The Cyclopedia of New Zealand [Taranaki, Hawke's Bay & Wellington Provincial Districts]
The Fight At Omaranui
The Fight At Omaranui.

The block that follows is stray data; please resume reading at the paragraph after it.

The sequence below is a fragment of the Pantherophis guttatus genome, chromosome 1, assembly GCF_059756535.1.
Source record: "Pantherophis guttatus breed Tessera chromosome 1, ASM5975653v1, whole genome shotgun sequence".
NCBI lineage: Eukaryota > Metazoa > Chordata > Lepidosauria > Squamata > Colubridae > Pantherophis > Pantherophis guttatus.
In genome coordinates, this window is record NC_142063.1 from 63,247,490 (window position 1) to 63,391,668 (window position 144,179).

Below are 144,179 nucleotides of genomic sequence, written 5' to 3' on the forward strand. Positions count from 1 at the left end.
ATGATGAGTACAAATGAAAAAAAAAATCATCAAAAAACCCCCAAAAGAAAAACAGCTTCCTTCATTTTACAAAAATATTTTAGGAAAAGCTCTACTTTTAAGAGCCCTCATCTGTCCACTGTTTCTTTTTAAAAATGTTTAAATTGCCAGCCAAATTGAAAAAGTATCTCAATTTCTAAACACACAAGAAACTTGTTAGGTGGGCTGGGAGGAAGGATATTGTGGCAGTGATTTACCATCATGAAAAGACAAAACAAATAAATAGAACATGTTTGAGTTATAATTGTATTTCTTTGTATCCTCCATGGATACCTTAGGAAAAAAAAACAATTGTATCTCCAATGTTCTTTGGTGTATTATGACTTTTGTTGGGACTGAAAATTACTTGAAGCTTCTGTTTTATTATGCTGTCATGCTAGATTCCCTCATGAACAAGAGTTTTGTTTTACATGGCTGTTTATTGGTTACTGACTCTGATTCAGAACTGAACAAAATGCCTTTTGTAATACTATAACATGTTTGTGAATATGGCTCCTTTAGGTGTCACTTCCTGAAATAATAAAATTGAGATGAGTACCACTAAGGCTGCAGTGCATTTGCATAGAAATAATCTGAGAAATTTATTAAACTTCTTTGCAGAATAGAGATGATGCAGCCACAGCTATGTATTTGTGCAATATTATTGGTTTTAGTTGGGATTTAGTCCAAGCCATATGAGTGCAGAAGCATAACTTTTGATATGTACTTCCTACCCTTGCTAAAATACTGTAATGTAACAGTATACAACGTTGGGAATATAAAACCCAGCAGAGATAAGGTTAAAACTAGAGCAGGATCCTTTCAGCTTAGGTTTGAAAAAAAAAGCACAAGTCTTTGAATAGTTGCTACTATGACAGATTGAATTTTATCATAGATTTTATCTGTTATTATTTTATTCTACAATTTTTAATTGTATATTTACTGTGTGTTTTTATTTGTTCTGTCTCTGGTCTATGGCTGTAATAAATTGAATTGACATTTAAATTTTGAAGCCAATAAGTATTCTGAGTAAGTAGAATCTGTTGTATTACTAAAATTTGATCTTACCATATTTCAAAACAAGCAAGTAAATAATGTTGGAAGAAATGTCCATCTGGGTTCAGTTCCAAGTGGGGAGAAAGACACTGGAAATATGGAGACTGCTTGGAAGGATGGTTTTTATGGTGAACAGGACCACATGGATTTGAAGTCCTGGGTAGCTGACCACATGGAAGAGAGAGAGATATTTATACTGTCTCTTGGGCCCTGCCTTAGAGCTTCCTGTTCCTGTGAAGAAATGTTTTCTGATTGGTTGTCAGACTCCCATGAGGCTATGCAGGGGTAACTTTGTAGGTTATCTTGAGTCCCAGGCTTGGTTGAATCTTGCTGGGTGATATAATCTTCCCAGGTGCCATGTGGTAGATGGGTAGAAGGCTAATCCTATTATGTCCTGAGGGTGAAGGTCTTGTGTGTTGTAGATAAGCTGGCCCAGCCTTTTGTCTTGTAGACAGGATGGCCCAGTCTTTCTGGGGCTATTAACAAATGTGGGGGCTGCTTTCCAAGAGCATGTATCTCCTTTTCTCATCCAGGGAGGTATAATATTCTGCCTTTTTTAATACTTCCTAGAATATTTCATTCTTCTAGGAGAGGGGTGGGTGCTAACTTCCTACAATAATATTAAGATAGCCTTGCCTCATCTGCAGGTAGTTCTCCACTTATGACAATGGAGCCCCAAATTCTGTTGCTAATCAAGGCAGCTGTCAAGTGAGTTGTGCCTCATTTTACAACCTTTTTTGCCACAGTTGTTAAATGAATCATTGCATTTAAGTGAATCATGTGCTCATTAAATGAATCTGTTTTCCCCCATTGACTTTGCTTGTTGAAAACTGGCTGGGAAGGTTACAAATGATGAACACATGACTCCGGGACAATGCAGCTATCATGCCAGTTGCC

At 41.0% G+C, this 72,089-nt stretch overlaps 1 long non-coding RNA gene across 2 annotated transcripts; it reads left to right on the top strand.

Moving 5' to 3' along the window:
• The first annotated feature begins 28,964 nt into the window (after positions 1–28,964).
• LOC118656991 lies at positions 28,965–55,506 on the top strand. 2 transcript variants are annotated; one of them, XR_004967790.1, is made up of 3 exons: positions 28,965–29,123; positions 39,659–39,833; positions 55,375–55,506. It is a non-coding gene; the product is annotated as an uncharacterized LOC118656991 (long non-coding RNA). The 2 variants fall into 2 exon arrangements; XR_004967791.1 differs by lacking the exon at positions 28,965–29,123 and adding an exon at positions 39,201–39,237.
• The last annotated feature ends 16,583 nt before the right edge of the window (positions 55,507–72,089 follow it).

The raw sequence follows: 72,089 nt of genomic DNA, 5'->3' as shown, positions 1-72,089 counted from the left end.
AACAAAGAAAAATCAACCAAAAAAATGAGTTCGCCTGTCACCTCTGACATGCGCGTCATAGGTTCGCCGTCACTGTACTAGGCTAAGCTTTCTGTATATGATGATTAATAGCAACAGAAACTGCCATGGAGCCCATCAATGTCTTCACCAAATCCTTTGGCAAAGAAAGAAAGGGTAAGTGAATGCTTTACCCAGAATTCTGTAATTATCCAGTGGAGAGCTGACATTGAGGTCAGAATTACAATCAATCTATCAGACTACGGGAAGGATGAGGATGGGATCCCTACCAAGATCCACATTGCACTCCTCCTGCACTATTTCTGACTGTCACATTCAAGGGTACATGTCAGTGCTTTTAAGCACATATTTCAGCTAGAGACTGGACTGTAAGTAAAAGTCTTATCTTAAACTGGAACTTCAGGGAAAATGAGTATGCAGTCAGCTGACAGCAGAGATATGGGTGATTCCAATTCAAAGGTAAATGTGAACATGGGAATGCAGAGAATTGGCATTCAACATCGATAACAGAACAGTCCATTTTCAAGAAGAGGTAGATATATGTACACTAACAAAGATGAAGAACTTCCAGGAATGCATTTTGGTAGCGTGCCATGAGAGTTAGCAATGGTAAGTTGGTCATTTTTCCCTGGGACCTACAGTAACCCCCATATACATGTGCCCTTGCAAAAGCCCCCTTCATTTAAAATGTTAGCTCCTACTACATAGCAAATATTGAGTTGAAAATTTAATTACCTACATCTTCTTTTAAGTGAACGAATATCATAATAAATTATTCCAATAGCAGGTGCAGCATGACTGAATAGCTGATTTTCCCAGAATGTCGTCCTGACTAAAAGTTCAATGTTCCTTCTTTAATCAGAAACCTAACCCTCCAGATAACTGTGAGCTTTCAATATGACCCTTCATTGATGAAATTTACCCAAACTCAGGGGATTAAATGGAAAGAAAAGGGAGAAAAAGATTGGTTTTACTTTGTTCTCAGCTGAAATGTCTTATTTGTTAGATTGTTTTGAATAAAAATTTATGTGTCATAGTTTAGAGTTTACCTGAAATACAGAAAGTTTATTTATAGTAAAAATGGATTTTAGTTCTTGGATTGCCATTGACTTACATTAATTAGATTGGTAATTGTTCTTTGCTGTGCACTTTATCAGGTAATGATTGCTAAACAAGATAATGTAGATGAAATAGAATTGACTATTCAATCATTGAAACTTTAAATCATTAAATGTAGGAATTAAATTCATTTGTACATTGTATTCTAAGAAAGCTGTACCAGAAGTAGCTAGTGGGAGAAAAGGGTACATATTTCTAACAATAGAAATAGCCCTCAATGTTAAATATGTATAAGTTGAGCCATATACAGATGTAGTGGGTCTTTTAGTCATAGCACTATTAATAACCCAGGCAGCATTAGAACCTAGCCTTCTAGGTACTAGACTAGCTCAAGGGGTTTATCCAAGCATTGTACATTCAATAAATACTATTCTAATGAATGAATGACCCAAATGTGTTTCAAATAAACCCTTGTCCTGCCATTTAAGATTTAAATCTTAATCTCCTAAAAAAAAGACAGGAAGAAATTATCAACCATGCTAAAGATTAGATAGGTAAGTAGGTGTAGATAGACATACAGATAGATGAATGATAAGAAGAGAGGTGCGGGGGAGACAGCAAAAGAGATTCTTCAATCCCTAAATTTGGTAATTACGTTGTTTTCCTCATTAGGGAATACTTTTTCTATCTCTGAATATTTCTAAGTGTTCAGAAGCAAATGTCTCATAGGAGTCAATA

In 1866 the native risings were a source of much uneasiness to the people of Hawke's Bay. A secretly organised attempt was made by the Maoris to attack Napier. Discovering their intention, Archdeacon Williams, of Te Aute, hastened to town, and informed Sir Donald McLean, then Superintendent of the Province, of the danger that was immediately threatening Napier. The forces were at once called out, marched through the night to Omaranui, about thirteen miles distant from Napier, and at daybreak on the following morning, October 12th, were formed up to attack the fortified pa on the eastern bank of the Tutaekuri river. The Napier Rifles and Puketapu Militia were posted on the right flank, Nos. 1 and 2 Companies of Militia, and the Meanee Militia— the main body—were drawn up for a frontal attack, while a small body of friendly natives, from the northern districts, took up a position between the two attacking parties. Chiefs Renata, Tareha, and Karauria brought up another small force of friendly natives on the left flank. On a small hill in the rear a white flag was hoisted, while Mr. Hamlin, the Maori interpreter, took over a message calling upon the rebels to surrender. Near this flag Major Whitmore, who had charge of the operations, took up his position, being accompanied by Sir Donald McLean. For one hour the parleying continued, when, upon the enemy refusing to surrender, the Union Jack was run up in place of the white flag, and the order to attack was given. Led by page 324 Major Lambert, the main body crossed the river, formed up, and took cover under the bank of the river. Volley after volley was exchanged, and an enfilading fire was maintained by the right flank. Under cover of the smoke, the forces drew nearer to the pa. The first answering volley from the rebels killed Private Young, of the Meanee Militia, seriously wounded Private Brooking, of No. 1 Company, while a bullet pierced the shoulder of Captain Kennedy, of No. 2 Company. The main body moved along the extended front of the pa, towards their right flank, and the forces had approached to within fifteen yards from the redoubt, when Major Whitmore, who had in the meantime crossed the river, arranged and gave the order to storm the pa. At this critical moment the rebels ran up a white flag and surrendered. The casualties of the white forces were two killed (William Young and Henry Morrison) and about twenty wounded. The enemy's loss was twenty-one killed, and a larger number wounded. The prisoners and wounded were brought to Napier, and located in the barracks, gaol, and hospital. Had the natives opened fire upon the troops while they were crossing the river, the result would have been more disastrous. Muzzle-loading rifles were the only arms used in the conflict, no ordnance being available.